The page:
In his book, The Subtle Art of Not Giving a F*ck, Mark Manson writes, “People [...] fall into inaction and lethargy for fear of trying something worthwhile and failing at it”. Multiply this tenfold when already up against a wall of sales close failures and you’ll start to understand how this mindset gets in the way. 

Staying motivated in the face of adversity is one of the most difficult and undervalued skills to build in a profession, like sales, that surfaces rejection on the daily.

Softening Language Out of Fear of Rejection

This idea of rejection — of fearing what you expect to be the outcome — can inevitably make its way into the conversations with potential clients. Instead of confidently walking into a prospect meeting with strong ideas about what you hope to get out of it, you go in expecting the customer to lead. 

This situation is realized through the softening of language. Rather than asking for what you want from a client, you tiptoe timidly around their questions and concerns. 

It’s a basic shifting of phrasing. For example, “I was wondering if you had questions about the product,” leaves the potential for this conversation to stop dead in its tracks. On the other hand, “What could be improved in your team’s daily operations?” is a more direct question guided by your desire to highlight customer-relevant product offerings.

Talking Too Much

Nerves and excitement can be your worst enemy when a sales close enters your sight. As negotiations get underway, you may find yourself to be a chatty closer. However, it’s words with purpose that move a conversation forward. Words for the sake of addressing unwanted silence and perceived hesitation can unintentionally introduce doubt.

Rather than letting your emotions and assumptions get the better of you, it’s important to remember that listening will go a long way. Take lingering customer questions and concerns as they come and provide enough space in the room for prospects to find comfort in that final sales close decision.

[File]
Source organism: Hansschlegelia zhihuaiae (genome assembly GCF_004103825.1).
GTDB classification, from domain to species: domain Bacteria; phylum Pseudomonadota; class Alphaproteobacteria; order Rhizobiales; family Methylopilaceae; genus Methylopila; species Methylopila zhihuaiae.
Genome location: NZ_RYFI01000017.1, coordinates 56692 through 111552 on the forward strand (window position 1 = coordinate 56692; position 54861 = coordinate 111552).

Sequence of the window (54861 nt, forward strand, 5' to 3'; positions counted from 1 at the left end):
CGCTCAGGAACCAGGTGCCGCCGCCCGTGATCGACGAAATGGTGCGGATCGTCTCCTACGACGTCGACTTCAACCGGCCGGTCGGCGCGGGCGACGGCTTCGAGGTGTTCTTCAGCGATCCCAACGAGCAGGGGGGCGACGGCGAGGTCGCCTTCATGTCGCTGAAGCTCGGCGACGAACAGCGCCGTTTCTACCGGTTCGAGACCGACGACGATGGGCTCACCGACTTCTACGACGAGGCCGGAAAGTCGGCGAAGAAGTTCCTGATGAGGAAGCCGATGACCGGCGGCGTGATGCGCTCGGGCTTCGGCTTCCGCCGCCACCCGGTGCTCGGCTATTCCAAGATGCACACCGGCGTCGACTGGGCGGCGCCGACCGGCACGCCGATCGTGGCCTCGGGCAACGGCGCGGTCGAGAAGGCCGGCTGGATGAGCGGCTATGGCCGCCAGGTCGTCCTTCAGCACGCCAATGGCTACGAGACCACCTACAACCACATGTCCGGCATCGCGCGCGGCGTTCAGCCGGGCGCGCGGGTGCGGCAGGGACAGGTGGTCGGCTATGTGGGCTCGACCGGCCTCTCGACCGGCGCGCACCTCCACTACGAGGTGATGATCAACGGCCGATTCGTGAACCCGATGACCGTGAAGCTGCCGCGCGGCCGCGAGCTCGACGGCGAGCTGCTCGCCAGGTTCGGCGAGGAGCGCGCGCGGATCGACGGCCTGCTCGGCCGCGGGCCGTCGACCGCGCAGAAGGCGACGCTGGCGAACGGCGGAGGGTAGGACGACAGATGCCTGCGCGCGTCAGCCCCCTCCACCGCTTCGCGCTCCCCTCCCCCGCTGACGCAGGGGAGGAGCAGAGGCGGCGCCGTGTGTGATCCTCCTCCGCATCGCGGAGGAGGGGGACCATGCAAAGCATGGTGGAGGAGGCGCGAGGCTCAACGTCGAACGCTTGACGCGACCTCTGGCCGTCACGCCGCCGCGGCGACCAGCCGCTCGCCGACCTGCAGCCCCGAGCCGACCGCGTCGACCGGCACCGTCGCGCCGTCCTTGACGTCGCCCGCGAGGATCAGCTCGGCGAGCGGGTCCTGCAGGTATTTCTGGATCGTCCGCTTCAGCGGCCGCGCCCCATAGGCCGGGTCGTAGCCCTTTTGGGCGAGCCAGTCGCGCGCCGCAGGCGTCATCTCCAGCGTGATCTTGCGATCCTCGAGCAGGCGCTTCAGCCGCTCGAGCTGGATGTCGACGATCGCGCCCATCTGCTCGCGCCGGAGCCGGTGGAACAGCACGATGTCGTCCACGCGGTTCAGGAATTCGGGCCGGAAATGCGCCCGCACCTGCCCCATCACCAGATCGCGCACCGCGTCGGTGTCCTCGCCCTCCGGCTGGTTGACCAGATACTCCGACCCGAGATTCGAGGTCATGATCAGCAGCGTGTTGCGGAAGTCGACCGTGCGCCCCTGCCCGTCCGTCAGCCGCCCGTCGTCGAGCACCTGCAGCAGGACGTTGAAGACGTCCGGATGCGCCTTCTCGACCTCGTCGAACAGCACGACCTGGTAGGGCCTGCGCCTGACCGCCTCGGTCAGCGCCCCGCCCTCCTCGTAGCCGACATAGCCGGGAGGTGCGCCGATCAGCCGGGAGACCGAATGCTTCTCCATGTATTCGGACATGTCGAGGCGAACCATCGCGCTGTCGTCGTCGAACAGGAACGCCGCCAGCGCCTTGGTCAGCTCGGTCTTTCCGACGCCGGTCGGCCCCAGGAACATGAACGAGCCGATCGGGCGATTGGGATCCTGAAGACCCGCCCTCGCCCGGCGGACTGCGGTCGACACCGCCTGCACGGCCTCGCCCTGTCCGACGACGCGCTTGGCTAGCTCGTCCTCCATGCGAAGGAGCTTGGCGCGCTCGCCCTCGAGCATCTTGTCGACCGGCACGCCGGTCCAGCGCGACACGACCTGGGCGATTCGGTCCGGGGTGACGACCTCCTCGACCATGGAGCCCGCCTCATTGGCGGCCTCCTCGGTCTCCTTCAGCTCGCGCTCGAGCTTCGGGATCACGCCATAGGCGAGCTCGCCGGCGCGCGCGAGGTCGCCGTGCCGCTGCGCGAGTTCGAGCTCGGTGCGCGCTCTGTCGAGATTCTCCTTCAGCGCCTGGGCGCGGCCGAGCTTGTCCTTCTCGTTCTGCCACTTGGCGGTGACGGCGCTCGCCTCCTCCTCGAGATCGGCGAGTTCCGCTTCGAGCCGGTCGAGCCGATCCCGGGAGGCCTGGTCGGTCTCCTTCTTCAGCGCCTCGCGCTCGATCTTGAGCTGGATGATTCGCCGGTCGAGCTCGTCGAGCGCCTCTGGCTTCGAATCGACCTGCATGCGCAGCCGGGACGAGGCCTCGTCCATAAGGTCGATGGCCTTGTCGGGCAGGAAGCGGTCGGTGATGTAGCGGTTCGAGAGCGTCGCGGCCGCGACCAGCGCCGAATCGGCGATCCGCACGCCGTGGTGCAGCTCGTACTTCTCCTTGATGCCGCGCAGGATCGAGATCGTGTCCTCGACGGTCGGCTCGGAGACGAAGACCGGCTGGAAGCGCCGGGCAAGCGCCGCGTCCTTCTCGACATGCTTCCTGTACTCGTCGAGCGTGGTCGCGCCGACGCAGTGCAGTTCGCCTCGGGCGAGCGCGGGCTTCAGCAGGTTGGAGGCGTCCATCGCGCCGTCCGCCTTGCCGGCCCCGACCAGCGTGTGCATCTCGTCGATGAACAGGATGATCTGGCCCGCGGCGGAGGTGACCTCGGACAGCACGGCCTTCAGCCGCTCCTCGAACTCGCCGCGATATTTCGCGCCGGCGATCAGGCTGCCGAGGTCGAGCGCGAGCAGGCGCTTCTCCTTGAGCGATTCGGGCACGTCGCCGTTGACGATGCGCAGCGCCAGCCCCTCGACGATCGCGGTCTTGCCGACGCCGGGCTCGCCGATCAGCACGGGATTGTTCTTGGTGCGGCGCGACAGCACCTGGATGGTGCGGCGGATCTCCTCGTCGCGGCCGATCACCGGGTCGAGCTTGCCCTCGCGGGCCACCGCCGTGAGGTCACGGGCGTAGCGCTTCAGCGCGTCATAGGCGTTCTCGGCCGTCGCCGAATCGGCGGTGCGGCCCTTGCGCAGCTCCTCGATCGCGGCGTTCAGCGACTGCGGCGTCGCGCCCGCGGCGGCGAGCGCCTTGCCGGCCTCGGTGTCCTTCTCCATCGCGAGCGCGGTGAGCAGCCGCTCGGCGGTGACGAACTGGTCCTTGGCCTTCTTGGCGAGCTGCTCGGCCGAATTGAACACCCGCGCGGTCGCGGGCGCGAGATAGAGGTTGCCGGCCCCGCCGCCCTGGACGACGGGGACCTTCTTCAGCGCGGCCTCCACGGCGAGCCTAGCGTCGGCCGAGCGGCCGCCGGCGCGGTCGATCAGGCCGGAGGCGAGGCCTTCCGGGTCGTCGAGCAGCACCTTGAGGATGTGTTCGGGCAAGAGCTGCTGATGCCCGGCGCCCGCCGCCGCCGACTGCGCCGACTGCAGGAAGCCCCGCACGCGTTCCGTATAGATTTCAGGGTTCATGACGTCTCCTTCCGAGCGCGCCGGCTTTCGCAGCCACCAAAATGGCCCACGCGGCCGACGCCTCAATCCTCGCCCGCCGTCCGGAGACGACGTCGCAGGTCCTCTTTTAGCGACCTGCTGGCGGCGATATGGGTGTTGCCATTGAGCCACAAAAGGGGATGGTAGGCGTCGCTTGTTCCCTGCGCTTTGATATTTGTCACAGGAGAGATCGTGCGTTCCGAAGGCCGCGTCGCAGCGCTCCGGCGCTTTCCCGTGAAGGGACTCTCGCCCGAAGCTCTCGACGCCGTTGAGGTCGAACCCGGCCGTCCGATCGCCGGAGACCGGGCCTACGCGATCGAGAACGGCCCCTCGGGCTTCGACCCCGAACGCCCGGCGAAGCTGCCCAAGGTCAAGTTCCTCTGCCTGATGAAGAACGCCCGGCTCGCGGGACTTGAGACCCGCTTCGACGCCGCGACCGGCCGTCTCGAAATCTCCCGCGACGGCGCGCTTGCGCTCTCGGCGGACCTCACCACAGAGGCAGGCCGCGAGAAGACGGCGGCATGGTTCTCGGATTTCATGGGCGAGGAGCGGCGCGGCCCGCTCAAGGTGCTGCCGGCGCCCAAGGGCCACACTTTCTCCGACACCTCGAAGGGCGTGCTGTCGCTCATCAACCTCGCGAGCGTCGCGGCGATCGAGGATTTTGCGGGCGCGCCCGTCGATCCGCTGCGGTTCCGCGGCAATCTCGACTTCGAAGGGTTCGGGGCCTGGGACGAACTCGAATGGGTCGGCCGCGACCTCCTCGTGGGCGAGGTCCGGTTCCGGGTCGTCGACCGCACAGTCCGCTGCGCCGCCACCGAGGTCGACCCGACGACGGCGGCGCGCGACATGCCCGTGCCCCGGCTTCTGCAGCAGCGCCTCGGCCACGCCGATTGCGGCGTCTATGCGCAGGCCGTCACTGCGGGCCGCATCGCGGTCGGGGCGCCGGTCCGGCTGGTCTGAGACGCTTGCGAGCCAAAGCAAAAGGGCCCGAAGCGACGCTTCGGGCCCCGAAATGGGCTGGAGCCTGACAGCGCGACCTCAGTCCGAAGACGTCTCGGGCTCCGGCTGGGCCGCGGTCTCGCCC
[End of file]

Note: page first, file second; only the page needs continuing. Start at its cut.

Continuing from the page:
Rationalizing the Power of Recommenders

Driven by the need to make a sales close through any possible means, you may find yourself trapped in a loop of rationalization. Specifically, with regards to who you’re selling to, you spend all of your efforts trying to convince those who have no final decision-making power.

Award-winning Sales Strategist and Author Colleen Francis says, “Recommenders are fine, they’re just not buyers. Before you invest too much time or energy, make sure the person you’re dealing with actually has the power to sign the check, spend the money and implement the solution”.

Rather than unconsciously justifying the power of recommenders to get your foot in the door at a company, remain diligent in your efforts to get in front of the person most likely to drive a sales close.

Final Thoughts: Unconscious Things You’re Doing to Ruin Your Sales Close

Sometimes, as salespeople, we’re our own worst enemies. We get inside our heads and use past experience to fuel assumptions that can inevitably hold us back from new opportunities.

To move past a rut, some of the best steps you can take are inward. Bring those unconscious things you’re doing to ruin your sales close to the forefront of your consciousness, and take hold of the idea that small changes, small yeses can lead to big sales.

With your mindset in check, make sure your productivity is set to match. With email and link tracking, and the ability to set follow-up reminders, Cirrus Insight offers the functionality you need to remain confident and get the job done.

What unconscious things have you realized are messing with your ability to close a sale? Tweet your thoughts at @CirrusInsight.